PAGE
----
As you're no doubt aware by now, the rankings released at the end of Roland Garros will not just mark the success or failure of touring pros over the last 52 weeks, but also the culmination of a four year race to represent one's country at the Olympics. The June 11th ATP and WTA rankings will be used as the official ITF cutoff for Olympic eligibility. Over the course of the tournament, one narrative (at least for American watchers) has been around the question of which women will make the US Olympic team. We wanted to help clear the air a little. Ultimately, well...we don't quite know yet, but we're close. Read on to see how things are playing out.
In order to be eligible for the Olympics, a woman must be ranked within the top 56 in the WTA rankings, have made herself available for Fed Cup play in at least two years since the prior Olympic Games or 2009-2012 and be among no more than four players selected by her national federation. Well, for all the murmuring about the death of American tennis six women came into this tournament with a legitimate shot of making the team. Here's how they entered the event:
Serena Williams: Ranked fifth in the world, and having flown to the Ukraine to ensure she met the Fed Cup eligibility requirement, Serena Williams seems a lock for Team USA. While her uncharacteristic 0-for-2 visit to Roland Garros may leave some with questions, it left us with only one...is Serena already practicing for her two runs on the All England Club grass.
Christina McHale: The 20 year old Jersey girl, Christina McHale, came into Roland Garros safe as well, as the second ranked American. Entering Roland Garros ranked 36th in the world, she only had with only first round points to defend. McHale reached the third round, losing earlier today to the 7th seeded defending champion Na Li 3-6, 6-2, 6-1.
Venus Williams: The three-time Olympic gold medalist fell off the radar when Sjogren's Syndrome forced her off the court at the 2011 US Open and put her career in doubt. Ranked 134th in the world just three months ago, Venus has embarked on a concerted mission to make the Olympics field. Reaching the quarterfinals of Rome, Charleston and Miami make her likely to finish among the top four Americans despite her early exit in Paris. She's currently the No. 3 ranked American.
Varvara Lepchenko: Lepchenko followed her upset of Francesca Schiavone in Madrid with a repeat performance on the red clay of Roland Garros today, winning 3-6, 6-3, 8-6. The win over the 2010 Roland Garros champion put Lepchenko in the fourth round of a major for the first time in her career. More importantly, it boosted the Pennsylvania based lefty into the No. 4 slot among US women.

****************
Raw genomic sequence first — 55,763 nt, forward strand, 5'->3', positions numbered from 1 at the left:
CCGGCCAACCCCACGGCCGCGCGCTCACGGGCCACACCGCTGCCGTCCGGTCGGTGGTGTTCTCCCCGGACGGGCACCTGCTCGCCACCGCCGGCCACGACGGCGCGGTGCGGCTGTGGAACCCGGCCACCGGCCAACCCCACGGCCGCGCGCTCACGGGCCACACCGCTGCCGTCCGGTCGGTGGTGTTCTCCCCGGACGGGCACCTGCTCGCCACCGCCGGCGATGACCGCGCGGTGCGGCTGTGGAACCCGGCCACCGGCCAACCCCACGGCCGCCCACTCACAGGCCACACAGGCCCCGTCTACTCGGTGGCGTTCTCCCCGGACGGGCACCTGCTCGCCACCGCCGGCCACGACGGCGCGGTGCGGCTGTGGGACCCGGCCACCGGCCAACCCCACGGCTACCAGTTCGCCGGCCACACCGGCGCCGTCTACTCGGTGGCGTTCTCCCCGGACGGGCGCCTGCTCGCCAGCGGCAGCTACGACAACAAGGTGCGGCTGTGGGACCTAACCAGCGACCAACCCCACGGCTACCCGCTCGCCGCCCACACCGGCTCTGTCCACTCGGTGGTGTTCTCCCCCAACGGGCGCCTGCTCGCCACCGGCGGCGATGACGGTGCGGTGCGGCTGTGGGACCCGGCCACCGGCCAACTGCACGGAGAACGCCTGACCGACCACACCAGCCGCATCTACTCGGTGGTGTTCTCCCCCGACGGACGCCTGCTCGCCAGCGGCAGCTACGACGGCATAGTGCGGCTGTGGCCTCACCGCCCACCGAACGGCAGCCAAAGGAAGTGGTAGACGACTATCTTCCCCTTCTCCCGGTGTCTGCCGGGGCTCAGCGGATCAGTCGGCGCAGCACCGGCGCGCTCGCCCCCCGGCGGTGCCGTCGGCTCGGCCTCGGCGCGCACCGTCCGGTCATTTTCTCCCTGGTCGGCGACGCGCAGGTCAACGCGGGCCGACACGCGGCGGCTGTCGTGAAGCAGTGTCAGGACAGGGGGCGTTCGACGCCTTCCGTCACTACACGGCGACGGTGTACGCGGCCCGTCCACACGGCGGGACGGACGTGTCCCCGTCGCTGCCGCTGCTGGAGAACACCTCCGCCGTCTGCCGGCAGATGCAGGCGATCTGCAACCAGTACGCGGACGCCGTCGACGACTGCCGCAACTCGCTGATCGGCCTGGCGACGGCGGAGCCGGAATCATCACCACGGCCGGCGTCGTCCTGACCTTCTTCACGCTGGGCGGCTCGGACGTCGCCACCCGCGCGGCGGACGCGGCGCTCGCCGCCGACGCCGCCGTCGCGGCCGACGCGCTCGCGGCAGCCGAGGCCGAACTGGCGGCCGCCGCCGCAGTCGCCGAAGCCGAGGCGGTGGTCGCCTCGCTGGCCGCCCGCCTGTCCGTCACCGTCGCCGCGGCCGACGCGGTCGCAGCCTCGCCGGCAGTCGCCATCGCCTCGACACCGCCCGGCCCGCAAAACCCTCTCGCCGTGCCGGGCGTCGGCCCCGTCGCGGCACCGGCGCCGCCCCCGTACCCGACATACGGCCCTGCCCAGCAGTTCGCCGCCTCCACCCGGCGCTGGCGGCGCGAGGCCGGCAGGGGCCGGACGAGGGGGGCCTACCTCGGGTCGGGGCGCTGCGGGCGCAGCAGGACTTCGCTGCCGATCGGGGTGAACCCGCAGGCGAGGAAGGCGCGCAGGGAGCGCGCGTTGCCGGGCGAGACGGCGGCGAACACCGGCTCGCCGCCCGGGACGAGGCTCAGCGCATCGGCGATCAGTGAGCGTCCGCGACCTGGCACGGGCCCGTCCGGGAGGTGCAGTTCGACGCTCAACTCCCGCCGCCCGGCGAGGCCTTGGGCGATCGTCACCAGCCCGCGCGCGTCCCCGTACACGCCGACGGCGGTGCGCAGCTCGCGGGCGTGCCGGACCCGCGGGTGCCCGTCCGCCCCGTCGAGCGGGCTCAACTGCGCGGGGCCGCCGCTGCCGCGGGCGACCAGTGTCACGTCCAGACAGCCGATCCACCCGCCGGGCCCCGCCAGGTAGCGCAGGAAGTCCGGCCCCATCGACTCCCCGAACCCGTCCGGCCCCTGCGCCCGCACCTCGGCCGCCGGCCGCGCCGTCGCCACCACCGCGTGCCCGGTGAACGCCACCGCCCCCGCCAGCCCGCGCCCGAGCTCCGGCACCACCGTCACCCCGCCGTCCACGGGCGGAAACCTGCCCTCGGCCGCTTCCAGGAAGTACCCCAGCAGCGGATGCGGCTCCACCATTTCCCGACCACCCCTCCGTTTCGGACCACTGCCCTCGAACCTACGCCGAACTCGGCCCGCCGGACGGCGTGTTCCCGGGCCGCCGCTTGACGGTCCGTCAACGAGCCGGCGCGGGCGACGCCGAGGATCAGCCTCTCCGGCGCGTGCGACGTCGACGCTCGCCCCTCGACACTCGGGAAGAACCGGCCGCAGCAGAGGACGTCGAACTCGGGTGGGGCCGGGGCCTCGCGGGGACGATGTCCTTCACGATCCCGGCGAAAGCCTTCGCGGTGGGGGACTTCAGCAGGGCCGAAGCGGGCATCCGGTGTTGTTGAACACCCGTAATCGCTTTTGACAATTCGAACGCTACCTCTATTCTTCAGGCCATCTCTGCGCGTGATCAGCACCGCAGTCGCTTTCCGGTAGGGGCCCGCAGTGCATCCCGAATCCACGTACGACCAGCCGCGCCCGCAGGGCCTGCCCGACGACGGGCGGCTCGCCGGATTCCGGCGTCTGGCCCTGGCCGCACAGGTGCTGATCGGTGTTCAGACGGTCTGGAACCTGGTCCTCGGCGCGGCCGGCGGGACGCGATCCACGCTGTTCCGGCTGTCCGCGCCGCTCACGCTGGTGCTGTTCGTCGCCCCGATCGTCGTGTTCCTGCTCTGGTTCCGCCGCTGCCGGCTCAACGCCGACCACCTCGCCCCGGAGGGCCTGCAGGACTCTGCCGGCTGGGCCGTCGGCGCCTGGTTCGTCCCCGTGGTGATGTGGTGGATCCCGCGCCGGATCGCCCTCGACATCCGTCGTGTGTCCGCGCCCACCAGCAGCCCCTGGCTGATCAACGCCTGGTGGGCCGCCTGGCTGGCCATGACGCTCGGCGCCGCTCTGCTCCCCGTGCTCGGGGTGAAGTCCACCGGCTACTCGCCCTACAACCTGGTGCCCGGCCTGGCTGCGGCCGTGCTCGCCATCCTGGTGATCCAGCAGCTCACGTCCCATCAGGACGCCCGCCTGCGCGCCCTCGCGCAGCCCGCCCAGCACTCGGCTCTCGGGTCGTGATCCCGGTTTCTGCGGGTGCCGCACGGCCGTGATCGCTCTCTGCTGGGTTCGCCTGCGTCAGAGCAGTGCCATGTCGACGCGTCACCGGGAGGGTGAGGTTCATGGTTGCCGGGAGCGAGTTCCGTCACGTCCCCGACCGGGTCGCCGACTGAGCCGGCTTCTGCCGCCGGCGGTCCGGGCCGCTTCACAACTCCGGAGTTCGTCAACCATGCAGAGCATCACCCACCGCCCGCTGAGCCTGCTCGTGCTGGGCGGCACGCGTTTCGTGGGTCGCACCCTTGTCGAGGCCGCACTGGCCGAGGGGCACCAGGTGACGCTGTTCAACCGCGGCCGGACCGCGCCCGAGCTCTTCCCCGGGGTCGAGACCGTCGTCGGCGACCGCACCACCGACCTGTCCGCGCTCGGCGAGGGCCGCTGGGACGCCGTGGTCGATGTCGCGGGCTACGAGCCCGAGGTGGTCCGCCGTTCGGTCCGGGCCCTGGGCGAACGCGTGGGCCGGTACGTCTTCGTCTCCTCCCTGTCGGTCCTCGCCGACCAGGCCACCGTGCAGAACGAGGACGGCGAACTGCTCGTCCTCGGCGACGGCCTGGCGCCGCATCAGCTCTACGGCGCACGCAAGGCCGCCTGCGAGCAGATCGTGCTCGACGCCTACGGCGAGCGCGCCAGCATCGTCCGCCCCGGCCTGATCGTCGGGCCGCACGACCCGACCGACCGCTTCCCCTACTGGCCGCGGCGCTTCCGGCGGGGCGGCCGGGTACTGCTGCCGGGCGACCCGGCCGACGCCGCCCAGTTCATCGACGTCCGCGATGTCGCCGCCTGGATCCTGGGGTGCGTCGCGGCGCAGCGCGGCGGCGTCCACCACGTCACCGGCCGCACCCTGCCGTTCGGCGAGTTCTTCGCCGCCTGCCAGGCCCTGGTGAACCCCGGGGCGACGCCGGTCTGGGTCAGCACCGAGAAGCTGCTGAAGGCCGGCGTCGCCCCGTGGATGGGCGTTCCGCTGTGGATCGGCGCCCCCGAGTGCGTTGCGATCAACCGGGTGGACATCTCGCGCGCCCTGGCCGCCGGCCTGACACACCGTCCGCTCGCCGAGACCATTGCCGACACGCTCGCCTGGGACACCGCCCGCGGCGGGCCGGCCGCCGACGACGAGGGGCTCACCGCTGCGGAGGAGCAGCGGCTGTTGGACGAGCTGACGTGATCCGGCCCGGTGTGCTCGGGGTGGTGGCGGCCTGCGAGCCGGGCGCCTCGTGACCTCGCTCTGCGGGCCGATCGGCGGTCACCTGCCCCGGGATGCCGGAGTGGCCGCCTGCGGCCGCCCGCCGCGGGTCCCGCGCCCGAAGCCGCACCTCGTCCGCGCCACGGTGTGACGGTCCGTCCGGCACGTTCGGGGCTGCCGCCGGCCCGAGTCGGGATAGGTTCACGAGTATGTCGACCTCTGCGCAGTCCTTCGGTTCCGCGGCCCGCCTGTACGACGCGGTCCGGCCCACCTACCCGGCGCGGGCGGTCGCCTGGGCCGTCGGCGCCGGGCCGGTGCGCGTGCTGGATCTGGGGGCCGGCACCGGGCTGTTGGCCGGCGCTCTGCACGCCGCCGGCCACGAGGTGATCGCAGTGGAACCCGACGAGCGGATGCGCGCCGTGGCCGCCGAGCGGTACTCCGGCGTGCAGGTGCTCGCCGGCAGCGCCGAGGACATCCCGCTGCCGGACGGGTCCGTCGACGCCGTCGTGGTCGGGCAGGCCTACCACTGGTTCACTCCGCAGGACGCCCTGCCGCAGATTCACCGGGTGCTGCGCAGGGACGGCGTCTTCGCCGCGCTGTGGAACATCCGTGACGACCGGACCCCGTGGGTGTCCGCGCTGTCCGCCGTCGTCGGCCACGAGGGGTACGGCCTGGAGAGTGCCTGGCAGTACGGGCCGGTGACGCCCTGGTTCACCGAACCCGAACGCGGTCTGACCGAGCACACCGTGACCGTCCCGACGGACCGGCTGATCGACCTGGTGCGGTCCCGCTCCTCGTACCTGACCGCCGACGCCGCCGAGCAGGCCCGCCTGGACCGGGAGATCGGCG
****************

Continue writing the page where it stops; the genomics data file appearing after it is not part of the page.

Vania King: King entered Roland Garros ranked 57th in the world and as the No. 4 American she also came in with the most points to defend having made the third round a year ago. This year, she fell unceremoniously in Round 2, defeated by 15th seed Dominika Cibulkova 6-0, 6-2. The loss itself would have likely pushed King out of the top 56 and reliant on the hope of an ITF wild card to make the team.
Sloane Stephens: 70th in the world and with two women ranked ahead of her on the US team, the 19 year old needed to make up a fair bit of ground to make the US team, but she's still in the race. Her run to the Sweet 16 of Roland Garros has helped her largely do that. The No. 56 player in the world last week, Silvia Soler-Espinosa had 1157 points last week. Based on making the Round of 16 at Roland Garros, Stephens is projected to have 1148. For Stephens to make the US Olympic squad, she will have to beat Samantha Stosur, and progress further in the tournament than Lepchenko, the current US No. 4.
Here's a look at where we stand today, with the Top 4, Serena Williams, Christina McHale, Venus Williams and Varvara Lepchenko in line to be Team USA for the Olympics:
One possibility, Venus Williams may forgo singles if she gets a wildcard into doubles with sister Serena. Venus has been targeting the London 2012 since her return from Sjogren's Syndrome. That said, great champion though she is, this Venus, the 2012 edition, is largely considered a singles contender because her game seems tailor made for the lawns of Wimbledon where she's won an almost Federer-ian five titles. There is also lingering speculation that Venus may not have fulfilled her Fed Cup duty by making herself available twice between 2009-2012. That could open up a spot for the No. 5 American.
Either way, as much talk as there is around the rankings cutoff, it looks as if the end of Roland Garros won't tell us the entire story around the women the US sends to the Olympics. Fun to speculate though, no?